The speed of my work. The way I would love to work in Dorico is by creating an interval not from a base note, but from the note that is selected. Since a newly created interval is selected automatically, to write, for example, a C major chord, all you need to do is to press for example Shift334 (or Alt334). It takes just 1 second.

Dear Christian,

I tried Dorico native solution:
Select note / Start recording macro / Shift + I / 2 / Enter / Stop recording macro
If I trigger this macro while a note is selected, it works perfectly. However, could you please tell me how I need to record this macro so that the popover disappears immediately afterward?

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mhhh----indeed, the popover stays, when using the Dorico script. I tried pressing escape in the macro recording process, but it seems that the escape key will not been recorded… So for your particular workflow wish, using Keyboard Maestro works better.

for this (vertical stacking), in KM macro you can just disable the last two actions of the macro I sent above, so the selection doesn’t jump to the right. (and then use the right arrow to move to the next position)

Your workflow is an interesting variation for inputting (diatonic) chords if you don’t want to use a midi keyboard, (that would be the fastest way!), or as suggested, use the Chord input (Q) or use the stacking intervals in Note Tools popover (Shift+I3,5,8 into the popover to create the upper three notes of a 4 notes chord) :slight_smile:
I had some fun entering chords with your variation (and Keyboard Maestro):
CleanShot 2024-06-28 at 12.09.24

I think it is really a fastest way to work. And…if you need to change some accidentals, it is still faster as to count each interval from the base line…Thank you for your ideas😊 I will try to manipulate this KM macro in order it stays on the same note. And I will try to understand how it is done, because I didn’t succeed recording it in KM…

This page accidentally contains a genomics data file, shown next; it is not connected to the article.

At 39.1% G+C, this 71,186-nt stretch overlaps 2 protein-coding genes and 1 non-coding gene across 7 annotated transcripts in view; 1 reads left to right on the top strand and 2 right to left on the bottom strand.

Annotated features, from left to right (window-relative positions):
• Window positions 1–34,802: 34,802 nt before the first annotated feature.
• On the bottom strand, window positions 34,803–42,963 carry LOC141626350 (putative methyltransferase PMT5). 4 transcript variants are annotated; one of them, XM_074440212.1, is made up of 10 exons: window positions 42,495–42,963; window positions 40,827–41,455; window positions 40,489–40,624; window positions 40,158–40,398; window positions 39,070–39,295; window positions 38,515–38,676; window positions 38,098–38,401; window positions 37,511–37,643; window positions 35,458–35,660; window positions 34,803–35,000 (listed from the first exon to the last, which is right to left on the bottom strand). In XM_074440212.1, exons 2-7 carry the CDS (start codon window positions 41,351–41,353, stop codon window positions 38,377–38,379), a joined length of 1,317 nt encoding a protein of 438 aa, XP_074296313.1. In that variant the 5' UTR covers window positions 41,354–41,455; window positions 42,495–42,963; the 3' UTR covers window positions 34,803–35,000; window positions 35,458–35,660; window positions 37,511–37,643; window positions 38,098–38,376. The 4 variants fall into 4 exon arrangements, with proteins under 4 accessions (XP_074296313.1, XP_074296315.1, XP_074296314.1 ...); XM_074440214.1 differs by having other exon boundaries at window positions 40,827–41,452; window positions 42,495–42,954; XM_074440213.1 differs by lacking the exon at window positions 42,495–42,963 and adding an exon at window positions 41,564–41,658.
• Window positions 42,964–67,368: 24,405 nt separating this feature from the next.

I am very happy with a result using KM. Finally I am able to write intervals very quickly. If somebody likes to work this way, here are all 14 macros ziped. Intervals: 2-8 up and 2-8 down using Alt + Number or Alt+Shift + Number. Such a great community. Thank you for your help and thank you John Barron for the inspiration and great tutorial.
Dorico (2.5 KB)


I find it much easier to just assign the interval popover to Q. I never use Chord Mode anyways.

So Q3 Enter gives me a third above. And the Q is up by the numbers already. Super fast.


I too have been using KM to solve this issue. It’s helpful for various other reasons beyond building chords, for intervallic tasks, transpositions, and super quick doublings.

For me I have used shift + numpad for all addition tasks, control going up since it has a ^ which points upward, and option for down because that symbol is close enough for appearing to point downward.

And then without shift is merely transposition, using same direction keys respectively.

Glad you found a combination that works for you - it’s something I miss from other notation apps and personally such a common task that I would prefer to not have additional steps in between every time.